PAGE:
Looking Toward the Future
Our team is still in the midst of compiling all of the data and comments from the Water Supply Advisory Committee’s online rating page. Thank you to all who participated, whether it was leaving a comment, rating the proposals, or even coming to one of our meetups. Your input really matters, and it will prove vital as the committee moves forward with its work.
From our perspective, this has been one of the most meaningful projects we have worked on in our short 3 years as a firm, and it has once again inspired us to look toward the future. However, as has been the case before, many people are still unclear as to what we actually do, other than our online site or our iPad outreach. So I allow me to explain our hopes for the future in looking through our past.
We originally created Civinomics with one major goal in mind: to facilitate the next frontier of democracy by utilizing the internet and digital media. And while this goal is still very much present, we have grown, as all businesses do, to be more practical in how we approach it. Developing a website that focuses on creating a social discussion about policy isn’t enough to solve the problem of civic participation, nor was it enough for us as we longed to do more than simply build software. Technology can be a tool for change, but merely having technology doesn’t guarantee change. You still have to put forth the hard work required to change the hearts and minds of people.
Our organization has evolved to meet this need, by providing the hands on services of traditional community organizing and outreach, with a technological twist. In addition to creating a free-to-use online platform for crowdsourcing community input, we utilize iPads to bring our message to those who can’t or won’t log in. In our work, which has spanned the entirety of the Bay Area, we have been to schools, churches, college campuses, farmers markets, community centers, bus stops, public parks, community meetings, and of course, door to door. All of this in the hope that we can get more people involved in the self-determination of their own communities. Yes we conduct surveys, yes we build software, but what we really specialize in is community engagement. And as 2014 begins to wind down into the holidays we will be working on the next chapter of our organization. Here’s a quick peak at what to expect:
1. Our online platform will expand and be used in other communities.
For the past year and half we have been testing it in the field and constantly refining it, adding features and fixing bugs. And while we still have a lot of work to do, we feel confident that we can get it to a place where anyone can log on and begin using it within minutes. There are a number of other “ideation” platforms out there, some of which are even used for civic engagement, but they are over priced and under served in participation. Ours will be free and easy to use, and available to anyone, and should you desire more outreach, or help in engagement and communication process, our team will be there.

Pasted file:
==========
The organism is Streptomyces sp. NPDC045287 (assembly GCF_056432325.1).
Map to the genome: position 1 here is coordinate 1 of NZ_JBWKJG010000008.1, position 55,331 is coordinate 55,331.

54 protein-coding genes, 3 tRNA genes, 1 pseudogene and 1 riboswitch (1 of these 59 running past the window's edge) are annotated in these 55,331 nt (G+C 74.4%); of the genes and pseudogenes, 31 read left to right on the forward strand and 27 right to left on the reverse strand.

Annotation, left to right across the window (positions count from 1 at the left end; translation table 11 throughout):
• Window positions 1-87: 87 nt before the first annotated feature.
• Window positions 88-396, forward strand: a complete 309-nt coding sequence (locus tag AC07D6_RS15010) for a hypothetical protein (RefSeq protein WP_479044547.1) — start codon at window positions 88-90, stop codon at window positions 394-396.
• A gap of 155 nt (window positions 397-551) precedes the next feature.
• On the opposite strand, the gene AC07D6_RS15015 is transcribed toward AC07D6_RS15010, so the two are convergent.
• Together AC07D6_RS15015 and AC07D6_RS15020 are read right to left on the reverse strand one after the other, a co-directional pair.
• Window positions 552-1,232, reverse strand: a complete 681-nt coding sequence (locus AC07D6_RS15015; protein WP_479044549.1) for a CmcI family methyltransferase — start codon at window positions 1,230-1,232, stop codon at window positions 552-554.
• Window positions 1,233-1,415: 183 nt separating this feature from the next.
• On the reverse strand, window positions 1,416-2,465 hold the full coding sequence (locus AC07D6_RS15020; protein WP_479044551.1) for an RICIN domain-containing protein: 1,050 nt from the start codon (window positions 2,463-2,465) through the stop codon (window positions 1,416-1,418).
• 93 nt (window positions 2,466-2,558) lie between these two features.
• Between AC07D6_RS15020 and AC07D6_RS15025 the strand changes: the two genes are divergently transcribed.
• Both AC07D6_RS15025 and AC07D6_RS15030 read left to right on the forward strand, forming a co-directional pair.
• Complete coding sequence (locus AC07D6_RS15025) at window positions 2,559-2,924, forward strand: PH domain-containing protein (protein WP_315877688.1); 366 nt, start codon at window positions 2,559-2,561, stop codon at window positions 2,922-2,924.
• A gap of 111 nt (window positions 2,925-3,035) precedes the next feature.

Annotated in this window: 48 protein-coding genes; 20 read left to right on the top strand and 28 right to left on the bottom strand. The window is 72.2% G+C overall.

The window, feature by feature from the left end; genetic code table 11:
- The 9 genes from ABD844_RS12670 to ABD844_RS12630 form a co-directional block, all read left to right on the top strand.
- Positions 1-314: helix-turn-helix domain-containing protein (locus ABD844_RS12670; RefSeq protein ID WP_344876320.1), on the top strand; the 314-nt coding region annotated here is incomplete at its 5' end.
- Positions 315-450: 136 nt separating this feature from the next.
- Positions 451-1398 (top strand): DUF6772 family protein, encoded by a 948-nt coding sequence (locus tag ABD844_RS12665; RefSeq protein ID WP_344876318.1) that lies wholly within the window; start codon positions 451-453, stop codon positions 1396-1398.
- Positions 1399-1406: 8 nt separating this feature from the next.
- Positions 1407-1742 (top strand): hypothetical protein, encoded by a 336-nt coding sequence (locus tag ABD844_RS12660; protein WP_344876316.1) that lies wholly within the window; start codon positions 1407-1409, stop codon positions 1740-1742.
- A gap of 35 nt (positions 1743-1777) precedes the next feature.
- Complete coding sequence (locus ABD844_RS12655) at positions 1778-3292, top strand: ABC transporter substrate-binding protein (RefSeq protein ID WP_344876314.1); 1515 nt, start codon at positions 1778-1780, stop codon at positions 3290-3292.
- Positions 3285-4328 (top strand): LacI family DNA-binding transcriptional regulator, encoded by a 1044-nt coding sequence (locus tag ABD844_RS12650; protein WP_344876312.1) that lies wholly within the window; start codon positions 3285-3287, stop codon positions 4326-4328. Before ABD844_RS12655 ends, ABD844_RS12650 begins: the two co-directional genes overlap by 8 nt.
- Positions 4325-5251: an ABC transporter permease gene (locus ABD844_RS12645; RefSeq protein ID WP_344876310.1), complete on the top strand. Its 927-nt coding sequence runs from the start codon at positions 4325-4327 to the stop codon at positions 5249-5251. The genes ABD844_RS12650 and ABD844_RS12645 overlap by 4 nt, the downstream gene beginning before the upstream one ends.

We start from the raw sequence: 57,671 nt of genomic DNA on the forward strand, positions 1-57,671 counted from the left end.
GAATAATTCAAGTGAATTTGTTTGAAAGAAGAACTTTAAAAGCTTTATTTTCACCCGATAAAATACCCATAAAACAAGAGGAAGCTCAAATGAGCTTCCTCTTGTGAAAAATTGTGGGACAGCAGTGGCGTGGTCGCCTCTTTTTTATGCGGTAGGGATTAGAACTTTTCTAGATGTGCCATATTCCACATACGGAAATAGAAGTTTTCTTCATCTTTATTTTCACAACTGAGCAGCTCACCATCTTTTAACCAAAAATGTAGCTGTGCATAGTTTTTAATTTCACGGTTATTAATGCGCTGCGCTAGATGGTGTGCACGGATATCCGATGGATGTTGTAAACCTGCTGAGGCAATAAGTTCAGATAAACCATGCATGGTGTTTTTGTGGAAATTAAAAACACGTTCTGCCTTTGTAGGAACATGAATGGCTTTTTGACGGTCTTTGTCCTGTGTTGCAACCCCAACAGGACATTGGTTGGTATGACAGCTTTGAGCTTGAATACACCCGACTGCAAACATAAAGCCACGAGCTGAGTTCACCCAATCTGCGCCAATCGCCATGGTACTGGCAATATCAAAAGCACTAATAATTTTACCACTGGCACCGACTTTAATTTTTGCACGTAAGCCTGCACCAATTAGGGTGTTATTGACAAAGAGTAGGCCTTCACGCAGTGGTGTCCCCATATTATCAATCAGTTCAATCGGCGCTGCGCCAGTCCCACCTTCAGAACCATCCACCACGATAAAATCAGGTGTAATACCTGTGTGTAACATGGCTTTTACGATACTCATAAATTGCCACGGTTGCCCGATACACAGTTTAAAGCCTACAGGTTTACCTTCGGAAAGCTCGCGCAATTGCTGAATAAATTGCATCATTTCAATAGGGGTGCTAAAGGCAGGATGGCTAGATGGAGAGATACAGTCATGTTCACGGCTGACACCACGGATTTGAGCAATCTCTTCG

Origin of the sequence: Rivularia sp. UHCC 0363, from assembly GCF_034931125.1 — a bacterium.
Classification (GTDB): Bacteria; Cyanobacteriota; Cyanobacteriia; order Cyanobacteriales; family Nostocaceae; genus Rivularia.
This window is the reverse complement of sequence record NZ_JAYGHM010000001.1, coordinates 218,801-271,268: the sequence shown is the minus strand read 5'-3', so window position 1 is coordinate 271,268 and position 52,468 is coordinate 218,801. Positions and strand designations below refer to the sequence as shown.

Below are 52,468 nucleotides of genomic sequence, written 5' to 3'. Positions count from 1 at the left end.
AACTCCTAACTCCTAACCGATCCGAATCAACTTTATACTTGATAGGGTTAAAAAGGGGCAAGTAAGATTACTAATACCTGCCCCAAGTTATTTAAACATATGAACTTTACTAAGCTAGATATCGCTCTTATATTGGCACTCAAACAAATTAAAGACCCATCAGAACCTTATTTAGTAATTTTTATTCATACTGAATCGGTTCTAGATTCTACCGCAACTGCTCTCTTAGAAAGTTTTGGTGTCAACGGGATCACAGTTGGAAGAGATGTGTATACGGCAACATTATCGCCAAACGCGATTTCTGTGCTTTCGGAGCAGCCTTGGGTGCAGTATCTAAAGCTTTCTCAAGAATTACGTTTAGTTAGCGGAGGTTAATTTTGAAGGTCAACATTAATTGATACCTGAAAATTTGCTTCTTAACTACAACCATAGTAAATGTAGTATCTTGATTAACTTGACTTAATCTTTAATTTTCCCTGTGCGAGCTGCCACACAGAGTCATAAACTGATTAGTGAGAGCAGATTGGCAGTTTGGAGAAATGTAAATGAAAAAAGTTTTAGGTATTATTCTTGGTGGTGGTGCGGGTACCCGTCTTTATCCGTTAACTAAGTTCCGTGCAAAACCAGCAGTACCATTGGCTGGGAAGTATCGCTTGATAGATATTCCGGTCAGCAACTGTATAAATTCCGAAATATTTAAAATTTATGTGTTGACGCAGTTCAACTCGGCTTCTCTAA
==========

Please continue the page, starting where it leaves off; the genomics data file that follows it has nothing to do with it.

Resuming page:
2. Our scope of services will expand beyond surveys.
iPads surveys have been our bread and butter for awhile now, and while we will continue to offer them as readily as ever we will also be doing a lot more. Civic engagement is just as dependent upon community education as it is on data collection. The topics and concepts we work with across areas such as housing, water, homelessness, public infrastructure and more are complex and sometimes opaque. Our team is committed to facilitating an informed discussion in the areas where we work, and this means effective and neutral communication. In practical terms this means we will be working more in strategic communications and media, hosting more events and community workshops, and serving as on call staff to address community questions and concerns. However, our motives will not be tied to the specific outcomes of a process, but rather the process itself. We are and will never be advocates, but facilitators, and those working with us will understand our need to preserve the integrity of genuine community engagement.
3. Civic Media
As part of our previous web and survey work we have developed interactive presentations, data sets and infographics to make it easier to share and synthesize data and other information. For example, in working with the City of San Francisco Public Utilities Commission we developed a virtual project tour for iPad, for our tech commuter survey we posted a D3 data set that could be manipulated and filtered for specific results, and for our Scotts Valley Plastic Bag Ban opinion poll we designed an infographic for easy social media sharing. However, in doing this we realized that this is a much needed service across the board for governments and non-profits alike, all of who need to communicate with their constituents more effectively. Though most governments and public interest organizations don’t have a design team on staff to really help communicate their work, let alone one who understands the nuances of civic issues–Until now. As part of our expanded communications effort we want to increase the use of at large digital media in the civic process because that’s what people are used to. Facts, figures and design elements can be more approachable, more visual, more interactive, and more sharable.
These are just some of the reasons why we are excited about our future, and the future of civic engagement in general. The opportunity to change the way our democracy works has never been more ripe, and we are proud to be a part of a growing and committed network of people and organizations at the forefront of this change.
The Civinomics Team